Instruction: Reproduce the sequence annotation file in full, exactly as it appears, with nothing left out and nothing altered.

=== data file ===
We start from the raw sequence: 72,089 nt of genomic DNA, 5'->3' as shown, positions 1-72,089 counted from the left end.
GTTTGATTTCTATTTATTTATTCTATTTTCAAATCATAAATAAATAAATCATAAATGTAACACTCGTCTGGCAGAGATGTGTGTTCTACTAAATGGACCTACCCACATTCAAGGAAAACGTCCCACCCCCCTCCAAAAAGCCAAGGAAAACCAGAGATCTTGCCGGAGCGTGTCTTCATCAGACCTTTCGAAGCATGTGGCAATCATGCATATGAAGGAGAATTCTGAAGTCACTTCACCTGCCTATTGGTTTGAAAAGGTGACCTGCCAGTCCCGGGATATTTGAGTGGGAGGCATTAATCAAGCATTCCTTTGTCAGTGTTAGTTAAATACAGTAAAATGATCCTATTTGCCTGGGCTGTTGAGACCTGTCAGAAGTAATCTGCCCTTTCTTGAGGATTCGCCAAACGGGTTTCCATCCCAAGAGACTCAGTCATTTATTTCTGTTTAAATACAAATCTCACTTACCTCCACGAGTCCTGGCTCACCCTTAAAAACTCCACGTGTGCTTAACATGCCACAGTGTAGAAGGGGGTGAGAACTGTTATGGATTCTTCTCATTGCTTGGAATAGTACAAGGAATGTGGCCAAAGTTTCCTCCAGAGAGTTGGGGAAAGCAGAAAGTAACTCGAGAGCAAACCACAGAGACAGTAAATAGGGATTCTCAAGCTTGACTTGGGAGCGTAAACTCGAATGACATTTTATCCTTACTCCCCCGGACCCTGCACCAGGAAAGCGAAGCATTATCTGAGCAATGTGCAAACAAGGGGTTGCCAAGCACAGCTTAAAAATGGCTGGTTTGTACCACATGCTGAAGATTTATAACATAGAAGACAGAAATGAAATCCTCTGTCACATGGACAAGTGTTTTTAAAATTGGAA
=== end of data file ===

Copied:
We start from the raw sequence: 72,089 nt of genomic DNA, 5'->3' as shown, positions 1-72,089 counted from the left end.
GTTTGATTTCTATTTATTTATTCTATTTTCAAATCATAAATAAATAAATCATAAATGTAACACTCGTCTGGCAGAGATGTGTGTTCTACTAAATGGACCTACCCACATTCAAGGAAAACGTCCCACCCCCCTCCAAAAAGCCAAGGAAAACCAGAGATCTTGCCGGAGCGTGTCTTCATCAGACCTTTCGAAGCATGTGGCAATCATGCATATGAAGGAGAATTCTGAAGTCACTTCACCTGCCTATTGGTTTGAAAAGGTGACCTGCCAGTCCCGGGATATTTGAGTGGGAGGCATTAATCAAGCATTCCTTTGTCAGTGTTAGTTAAATACAGTAAAATGATCCTATTTGCCTGGGCTGTTGAGACCTGTCAGAAGTAATCTGCCCTTTCTTGAGGATTCGCCAAACGGGTTTCCATCCCAAGAGACTCAGTCATTTATTTCTGTTTAAATACAAATCTCACTTACCTCCACGAGTCCTGGCTCACCCTTAAAAACTCCACGTGTGCTTAACATGCCACAGTGTAGAAGGGGGTGAGAACTGTTATGGATTCTTCTCATTGCTTGGAATAGTACAAGGAATGTGGCCAAAGTTTCCTCCAGAGAGTTGGGGAAAGCAGAAAGTAACTCGAGAGCAAACCACAGAGACAGTAAATAGGGATTCTCAAGCTTGACTTGGGAGCGTAAACTCGAATGACATTTTATCCTTACTCCCCCGGACCCTGCACCAGGAAAGCGAAGCATTATCTGAGCAATGTGCAAACAAGGGGTTGCCAAGCACAGCTTAAAAATGGCTGGTTTGTACCACATGCTGAAGATTTATAACATAGAAGACAGAAATGAAATCCTCTGTCACATGGACAAGTGTTTTTAAAATTGGAA